Blog | April 11, 2008

Rebutting 6 Myths About Organic Food

MSN recently published a little piece called 6 Myths About Organic Food. The only hitch is this: They’re not dispelling myths; they’re propagating them (and probably not organically!)!

The first myth this article attempts to dispel is the myth that organic foods are always better for the environment. While the article acknowledges that crops grown organically don’t pollute our environment with deadly chemicals, it claims that since “organic farming is only about half as productive as conventional farming, it requires far more land to produce the same amount of food.” MSN should do their research a bit more carefully because numerous recent studies have found that this is a myth, if not a flat-out lie.

For the real truths about organic food, we suggest you check out Farm Aid funded-group Organic Farming Research Foundation. They’ll tell you, for instance, of a study based on 154 growing seasons’ worth of data on various crops that found that organic crops yielded 95% of crops grown conventionally. And if the USDA would increase its funding of organic crops to reflect the proportion of organic products we see in the marketplace (an effort that OFRF is working on with Farm Aid’s support), we could probably get that 95% up to 100% or higher!

MSN gets myth #2, IT’S MORE NUTRITIOUS, wrong too: Recent studies have proven that organic food is in fact more nutritious than conventionally grown food. A March 2008 publication, “New Evidence Confirms the Nutritional Superiority of Plant-Based Organic Foods,” compiles the evidence of more than 100 recent studies that have found that organic food contains more nutrients than food grown with chemical inputs.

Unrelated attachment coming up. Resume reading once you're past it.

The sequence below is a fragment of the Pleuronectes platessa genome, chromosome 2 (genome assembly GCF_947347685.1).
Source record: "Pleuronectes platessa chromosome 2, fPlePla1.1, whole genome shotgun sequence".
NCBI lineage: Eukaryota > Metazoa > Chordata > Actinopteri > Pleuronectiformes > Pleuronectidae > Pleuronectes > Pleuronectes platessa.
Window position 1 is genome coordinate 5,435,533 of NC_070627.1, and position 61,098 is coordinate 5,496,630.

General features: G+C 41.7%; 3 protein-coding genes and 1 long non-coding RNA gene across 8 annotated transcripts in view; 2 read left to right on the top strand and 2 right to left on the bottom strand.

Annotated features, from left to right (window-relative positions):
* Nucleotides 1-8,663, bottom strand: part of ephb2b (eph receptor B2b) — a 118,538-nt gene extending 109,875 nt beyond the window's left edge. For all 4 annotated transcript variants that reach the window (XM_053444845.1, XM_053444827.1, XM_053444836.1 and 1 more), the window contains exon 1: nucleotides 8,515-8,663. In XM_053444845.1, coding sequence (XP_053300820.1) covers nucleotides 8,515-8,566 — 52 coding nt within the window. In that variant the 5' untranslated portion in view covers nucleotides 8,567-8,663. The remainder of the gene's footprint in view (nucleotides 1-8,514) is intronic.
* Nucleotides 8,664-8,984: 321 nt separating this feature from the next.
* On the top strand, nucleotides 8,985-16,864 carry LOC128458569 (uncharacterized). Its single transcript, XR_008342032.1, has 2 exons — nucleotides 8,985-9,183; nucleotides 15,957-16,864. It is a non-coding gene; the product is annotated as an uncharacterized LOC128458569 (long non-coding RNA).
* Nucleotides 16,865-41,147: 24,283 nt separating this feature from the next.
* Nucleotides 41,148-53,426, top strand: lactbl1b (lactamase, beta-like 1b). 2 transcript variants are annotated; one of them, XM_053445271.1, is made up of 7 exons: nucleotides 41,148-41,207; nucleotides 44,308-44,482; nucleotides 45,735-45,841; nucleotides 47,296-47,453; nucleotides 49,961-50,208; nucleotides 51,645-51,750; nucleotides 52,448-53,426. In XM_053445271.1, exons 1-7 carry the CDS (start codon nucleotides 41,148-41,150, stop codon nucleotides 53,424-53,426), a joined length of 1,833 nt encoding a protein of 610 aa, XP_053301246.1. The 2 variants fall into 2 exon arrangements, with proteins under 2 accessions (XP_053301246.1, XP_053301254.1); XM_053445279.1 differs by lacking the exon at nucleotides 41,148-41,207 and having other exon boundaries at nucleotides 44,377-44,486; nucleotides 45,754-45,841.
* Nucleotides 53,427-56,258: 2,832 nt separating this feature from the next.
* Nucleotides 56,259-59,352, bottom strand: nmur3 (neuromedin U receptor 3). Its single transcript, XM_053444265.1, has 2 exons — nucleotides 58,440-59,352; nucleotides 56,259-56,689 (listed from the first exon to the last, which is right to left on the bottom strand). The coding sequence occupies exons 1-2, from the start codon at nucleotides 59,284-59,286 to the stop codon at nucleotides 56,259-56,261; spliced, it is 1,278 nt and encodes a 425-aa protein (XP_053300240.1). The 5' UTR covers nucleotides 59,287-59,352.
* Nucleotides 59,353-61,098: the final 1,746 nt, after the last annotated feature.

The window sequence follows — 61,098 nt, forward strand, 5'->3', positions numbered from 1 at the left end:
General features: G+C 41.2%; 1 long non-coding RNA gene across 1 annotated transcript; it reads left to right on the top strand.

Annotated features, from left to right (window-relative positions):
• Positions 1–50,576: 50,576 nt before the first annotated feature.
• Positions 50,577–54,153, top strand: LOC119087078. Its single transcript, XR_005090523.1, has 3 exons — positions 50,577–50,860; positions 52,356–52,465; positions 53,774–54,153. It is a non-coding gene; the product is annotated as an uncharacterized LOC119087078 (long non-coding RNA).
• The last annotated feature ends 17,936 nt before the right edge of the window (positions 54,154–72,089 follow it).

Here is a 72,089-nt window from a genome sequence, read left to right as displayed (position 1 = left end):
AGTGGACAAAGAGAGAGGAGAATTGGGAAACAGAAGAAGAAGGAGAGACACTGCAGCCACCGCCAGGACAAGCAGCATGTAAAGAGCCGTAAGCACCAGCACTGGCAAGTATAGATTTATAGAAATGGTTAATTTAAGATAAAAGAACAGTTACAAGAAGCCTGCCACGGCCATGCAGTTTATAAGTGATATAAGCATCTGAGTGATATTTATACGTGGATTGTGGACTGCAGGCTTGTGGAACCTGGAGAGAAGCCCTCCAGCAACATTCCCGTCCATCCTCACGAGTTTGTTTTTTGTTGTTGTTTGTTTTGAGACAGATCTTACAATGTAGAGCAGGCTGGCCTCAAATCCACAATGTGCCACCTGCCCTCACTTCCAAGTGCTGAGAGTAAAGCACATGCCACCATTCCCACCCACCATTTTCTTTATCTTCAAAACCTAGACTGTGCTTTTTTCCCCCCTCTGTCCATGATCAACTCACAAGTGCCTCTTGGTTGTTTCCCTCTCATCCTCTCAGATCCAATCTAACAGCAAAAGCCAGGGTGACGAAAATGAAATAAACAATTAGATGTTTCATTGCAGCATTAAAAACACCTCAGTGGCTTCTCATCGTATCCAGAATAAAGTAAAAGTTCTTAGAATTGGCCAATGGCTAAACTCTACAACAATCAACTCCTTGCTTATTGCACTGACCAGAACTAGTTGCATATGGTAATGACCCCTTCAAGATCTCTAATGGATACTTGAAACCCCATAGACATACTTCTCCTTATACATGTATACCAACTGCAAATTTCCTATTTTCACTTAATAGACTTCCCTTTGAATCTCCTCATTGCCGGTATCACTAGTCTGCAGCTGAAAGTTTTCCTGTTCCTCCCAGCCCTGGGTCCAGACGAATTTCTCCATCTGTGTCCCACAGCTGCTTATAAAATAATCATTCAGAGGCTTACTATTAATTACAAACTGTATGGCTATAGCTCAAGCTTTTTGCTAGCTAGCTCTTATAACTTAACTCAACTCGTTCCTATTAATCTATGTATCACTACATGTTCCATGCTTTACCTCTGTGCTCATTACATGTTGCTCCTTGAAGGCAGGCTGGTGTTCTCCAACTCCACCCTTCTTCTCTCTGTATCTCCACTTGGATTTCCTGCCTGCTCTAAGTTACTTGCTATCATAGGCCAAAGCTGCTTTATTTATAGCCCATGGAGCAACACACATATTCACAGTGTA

As far as myth #5: YOUR’E SUPPORTING SMALL FARMS OR ECO-COMPANIES, MSN gets this partly right. But most of us are smart enough to know that just because something has been raised organically, doesn’t mean that it comes straight from a family farm (even if that’s what the package has been designed to make you think!). But just because some of the producers of organic products happen to be large corporations doesn’t mean that those companies (at least the brand that makes the organic product) aren’t “eco-companies.” Let’s be realistic, it’s best to get our food directly from farmers — people we know and trust, who are important to our local economy and ecosystem. But buying directly from a local family farmer is not always possible (although this is the goal that Farm Aid is working toward!). In certain cases we are going to buy some products from a large food corporation. At the very least, don’t we want to tell those corporations that we want our food grown without chemicals? If we tell them that by buying their organic products, won’t they produce more products organically? Won’t that result in fewer toxins in our soil, groundwater, and oceans?

To sum it up: Organic is always a good option. And buying direct from a family farmer is what we at Farm Aid like best. If you happen to be growing your own, check out today’s Homegrown blog post to learn how to make your own organic pesticide from veggies and dish soap!

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